With a few days to fill while Dave is on a mountain-biking holiday in France, and with a climbing trip to Wales having fallen through, I was left with a dilemma. Should I head to the hills for some hiking? Get out on my bike? With weather undecided, I made an early dash up to see family, with a plot to check out climbing opportunities in the vicinity. I've already eyed up Helsby Hill (a bit of a serious prospect at the time, as I didn't own a rope, although it did have an unexpected delight of an Iron Age hill fort atop it). Surely the time was right to check out the bouldering located on the next crag along the valley? So, without further ado, I give you:
How to have an entirely unsuccessful bouldering trip
(You'll have to do without photos. I was so unsuccessful, I didn't take any)
1. Dither about whether to set off early or late, or indeed whether to set off at all
The morning started optimistically, with the grey skies and cloud cover of late being replaced by bright sunshine and blue skies. I'd checked the weather forecast though, and it said the whole day would consist of sunny spells, so instead of running to my car, I decided to do a bit of work first. I'd check out the crag later, after lunch – after all, it's west facing. Afternoon sunshine will be lovely. What could go wrong? I watched with horror as heavy cloud piled in during lunchtime, ate my sandwich to the accompaniment of torrential rain and eventually decided that I should bite the bullet and go – remembering my rain jacket.
2. Go somewhere new
I'd never been to the crag, even on a recce. I'd never walked in the woods which surround the crag. I didn't speak to anyone who'd been there, post a question asking for advice on a forum or read the details in the guidebook (at least I had a guidebook). I just followed the directions and turned up without the slightest idea of what to expect. If I'd read the guidebook more closely, I would have noticed a few vital pieces of information; here's a sample. Firstly, two of the walls described in the guidebook are tall enough to require a rope and rack, with the writer suggesting that regular climbing grades were more appropriate than bouldering grades, and even that such walls were always tackled by the 'terminally confident'. I was planning to boulder – that is, to climb low problems unroped. I wasn't confident, and certainly had no wish to be terminally so. Secondly, I'd have noticed a comment to the effect that some of the landings are a bit dicey – though they failed to mention quite how steep the slope is below the cliffs. A bouldering mat, or at the very least, a companion, were recommended, though scaffolding would do. And finally, I'd have noticed that the crags actually face north west, and the guidebook marks them with a little 'Kermit the frog' symbol. This became important later.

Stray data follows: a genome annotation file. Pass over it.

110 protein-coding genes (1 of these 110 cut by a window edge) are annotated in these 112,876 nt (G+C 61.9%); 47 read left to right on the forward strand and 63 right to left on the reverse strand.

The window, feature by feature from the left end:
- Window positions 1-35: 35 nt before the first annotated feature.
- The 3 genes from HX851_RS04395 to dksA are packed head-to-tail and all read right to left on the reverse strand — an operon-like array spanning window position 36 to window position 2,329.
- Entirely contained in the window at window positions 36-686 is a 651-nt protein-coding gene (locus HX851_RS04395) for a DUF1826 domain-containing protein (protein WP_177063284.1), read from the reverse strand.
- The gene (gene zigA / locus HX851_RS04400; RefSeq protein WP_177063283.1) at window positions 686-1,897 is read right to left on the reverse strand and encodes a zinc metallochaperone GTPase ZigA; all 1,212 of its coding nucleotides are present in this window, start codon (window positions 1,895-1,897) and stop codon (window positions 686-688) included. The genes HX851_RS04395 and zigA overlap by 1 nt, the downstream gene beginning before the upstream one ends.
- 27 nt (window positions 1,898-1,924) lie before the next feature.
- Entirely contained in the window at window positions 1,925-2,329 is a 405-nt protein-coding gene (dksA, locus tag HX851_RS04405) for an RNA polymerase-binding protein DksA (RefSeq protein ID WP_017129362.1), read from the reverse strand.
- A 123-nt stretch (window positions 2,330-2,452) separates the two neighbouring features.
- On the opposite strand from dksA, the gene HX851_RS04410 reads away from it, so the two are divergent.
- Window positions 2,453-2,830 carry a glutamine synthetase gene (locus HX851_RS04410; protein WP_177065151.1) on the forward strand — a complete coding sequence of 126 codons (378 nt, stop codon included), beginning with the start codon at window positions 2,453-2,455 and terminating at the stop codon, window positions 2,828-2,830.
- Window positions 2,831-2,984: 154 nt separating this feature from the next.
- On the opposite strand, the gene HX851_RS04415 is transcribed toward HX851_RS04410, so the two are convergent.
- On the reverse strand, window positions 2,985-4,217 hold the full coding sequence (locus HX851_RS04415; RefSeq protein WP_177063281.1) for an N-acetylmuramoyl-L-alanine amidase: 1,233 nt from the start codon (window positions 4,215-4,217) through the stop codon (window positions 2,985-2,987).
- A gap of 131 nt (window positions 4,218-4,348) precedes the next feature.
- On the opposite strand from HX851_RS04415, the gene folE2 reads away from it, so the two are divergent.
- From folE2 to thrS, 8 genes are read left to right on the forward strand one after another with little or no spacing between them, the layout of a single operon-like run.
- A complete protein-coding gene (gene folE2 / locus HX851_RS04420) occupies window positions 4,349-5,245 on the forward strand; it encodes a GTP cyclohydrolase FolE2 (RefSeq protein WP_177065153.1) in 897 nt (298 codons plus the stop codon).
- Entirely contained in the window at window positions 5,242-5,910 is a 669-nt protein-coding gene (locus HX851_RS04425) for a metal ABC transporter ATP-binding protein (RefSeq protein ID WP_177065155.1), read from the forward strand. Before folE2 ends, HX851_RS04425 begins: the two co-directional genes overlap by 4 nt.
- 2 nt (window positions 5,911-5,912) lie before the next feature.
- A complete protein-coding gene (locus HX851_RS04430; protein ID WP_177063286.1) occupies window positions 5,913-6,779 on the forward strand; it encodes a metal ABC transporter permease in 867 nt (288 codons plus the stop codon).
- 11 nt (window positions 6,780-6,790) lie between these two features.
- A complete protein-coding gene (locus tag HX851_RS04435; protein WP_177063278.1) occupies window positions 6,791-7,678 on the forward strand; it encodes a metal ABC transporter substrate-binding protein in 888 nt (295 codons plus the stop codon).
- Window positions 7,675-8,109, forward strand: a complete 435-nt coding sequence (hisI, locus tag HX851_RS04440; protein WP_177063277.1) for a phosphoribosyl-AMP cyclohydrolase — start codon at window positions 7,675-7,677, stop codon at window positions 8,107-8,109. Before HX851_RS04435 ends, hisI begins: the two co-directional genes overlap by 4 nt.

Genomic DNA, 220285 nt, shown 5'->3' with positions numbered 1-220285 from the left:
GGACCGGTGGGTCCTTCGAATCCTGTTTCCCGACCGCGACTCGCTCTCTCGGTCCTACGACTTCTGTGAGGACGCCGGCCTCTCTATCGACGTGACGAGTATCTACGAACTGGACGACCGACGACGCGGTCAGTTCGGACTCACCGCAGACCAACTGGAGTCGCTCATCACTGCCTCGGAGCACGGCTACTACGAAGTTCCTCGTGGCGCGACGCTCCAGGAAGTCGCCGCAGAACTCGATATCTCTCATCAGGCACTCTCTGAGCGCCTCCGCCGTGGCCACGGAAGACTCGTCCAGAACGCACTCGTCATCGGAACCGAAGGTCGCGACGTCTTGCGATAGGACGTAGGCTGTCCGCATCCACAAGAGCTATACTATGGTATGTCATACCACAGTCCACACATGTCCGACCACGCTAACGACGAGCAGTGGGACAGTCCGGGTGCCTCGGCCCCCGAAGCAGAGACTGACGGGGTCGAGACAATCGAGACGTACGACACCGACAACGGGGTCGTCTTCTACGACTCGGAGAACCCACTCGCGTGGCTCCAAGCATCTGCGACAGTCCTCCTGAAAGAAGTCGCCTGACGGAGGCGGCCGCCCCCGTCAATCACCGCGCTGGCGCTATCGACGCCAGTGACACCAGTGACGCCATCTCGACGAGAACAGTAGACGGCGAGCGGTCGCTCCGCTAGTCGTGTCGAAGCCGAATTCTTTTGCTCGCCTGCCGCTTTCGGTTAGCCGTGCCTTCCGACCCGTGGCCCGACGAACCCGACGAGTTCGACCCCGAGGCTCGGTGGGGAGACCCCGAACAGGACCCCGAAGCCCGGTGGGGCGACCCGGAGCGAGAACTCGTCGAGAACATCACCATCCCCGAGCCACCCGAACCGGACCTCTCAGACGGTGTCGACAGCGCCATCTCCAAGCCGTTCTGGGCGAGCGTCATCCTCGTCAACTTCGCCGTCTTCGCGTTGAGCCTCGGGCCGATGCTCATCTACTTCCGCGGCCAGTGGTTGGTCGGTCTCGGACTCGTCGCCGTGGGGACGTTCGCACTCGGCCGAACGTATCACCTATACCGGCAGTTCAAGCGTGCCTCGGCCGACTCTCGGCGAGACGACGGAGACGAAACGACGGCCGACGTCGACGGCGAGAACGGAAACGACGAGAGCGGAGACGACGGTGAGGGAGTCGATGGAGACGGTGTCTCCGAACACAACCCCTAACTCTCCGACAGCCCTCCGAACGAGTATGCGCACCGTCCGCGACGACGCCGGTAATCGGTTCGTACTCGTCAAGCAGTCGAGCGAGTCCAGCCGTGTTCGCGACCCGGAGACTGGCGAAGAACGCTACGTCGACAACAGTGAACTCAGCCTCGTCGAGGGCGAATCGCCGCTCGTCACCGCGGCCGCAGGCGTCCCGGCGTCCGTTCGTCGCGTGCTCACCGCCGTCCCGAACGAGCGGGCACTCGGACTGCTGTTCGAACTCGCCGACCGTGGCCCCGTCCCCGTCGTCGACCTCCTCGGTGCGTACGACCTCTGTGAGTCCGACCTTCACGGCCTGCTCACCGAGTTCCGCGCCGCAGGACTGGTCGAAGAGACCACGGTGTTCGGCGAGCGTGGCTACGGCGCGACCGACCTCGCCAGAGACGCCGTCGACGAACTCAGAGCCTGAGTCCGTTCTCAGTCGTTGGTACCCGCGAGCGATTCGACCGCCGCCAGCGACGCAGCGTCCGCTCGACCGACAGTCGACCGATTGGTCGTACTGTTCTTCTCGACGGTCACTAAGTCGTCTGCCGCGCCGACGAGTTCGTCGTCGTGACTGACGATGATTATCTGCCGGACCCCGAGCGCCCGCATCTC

3. Get entirely lost
As well as not knowing what I was looking for, I didn't really know where to look. The map in the guidebook essentially looks like an insect has been squashed onto a green page. The directions seemed clear enough until the cryptic line 'cross the plantation diagonally'. Which diagonal? A path ran in each direction. Soon I was standing on the top of a peak, admiring the remains of another Iron Age roundhouse, and wondering at the (enormous) size of the rabbits living on the hill. No sign of any cliffs though, and it would be an hour of wandering, guided by my phone's compass, before I accidentally stumbled on (and nearly off) the cliffs. Not before I'd descended a couple of hundred metres, though. Before realising I needed to be at the top.
4. Choose inappropriate approach shoes
I hadn't considered what the approach would be like under foot. Not for me the consideration that, after a week of on and off rain, and after a morning's heavy shower, it might be a tad slippy. No, I trudged off across the fields, up the hills and down the slippery paths towards the crag in a pair of Converse trainers. As I carefully traversed a narrow, sloping path towards the crag, I wondered whether I had subconsciously sabotaged my own plans. Surely, I can't simply be that stupid? No. I am.
5. Become concerned for your own safety
I finally stood in front of the crag. Holds were chalked up. I sipped from my water bottle, took in the view, and suddenly found myself wondering how I would drive myself home if I were to break my wrist. This is not what the climbing gurus call a 'positive frame of mind'. I checked the guidebook. Eyed up a couple of routes. Laid a hand on the rock, only to grasp the extent to which the 'Kermit the frog' icon truly applied to this green, greasy, moss and mould-covered rock. A tentative toe slipped off. I watched a squirrel, happily perched high in a beech tree, ripping open and eating the beech nuts. I took another sip of water. I walked back to the car, drove home and had a cup of tea and a cake.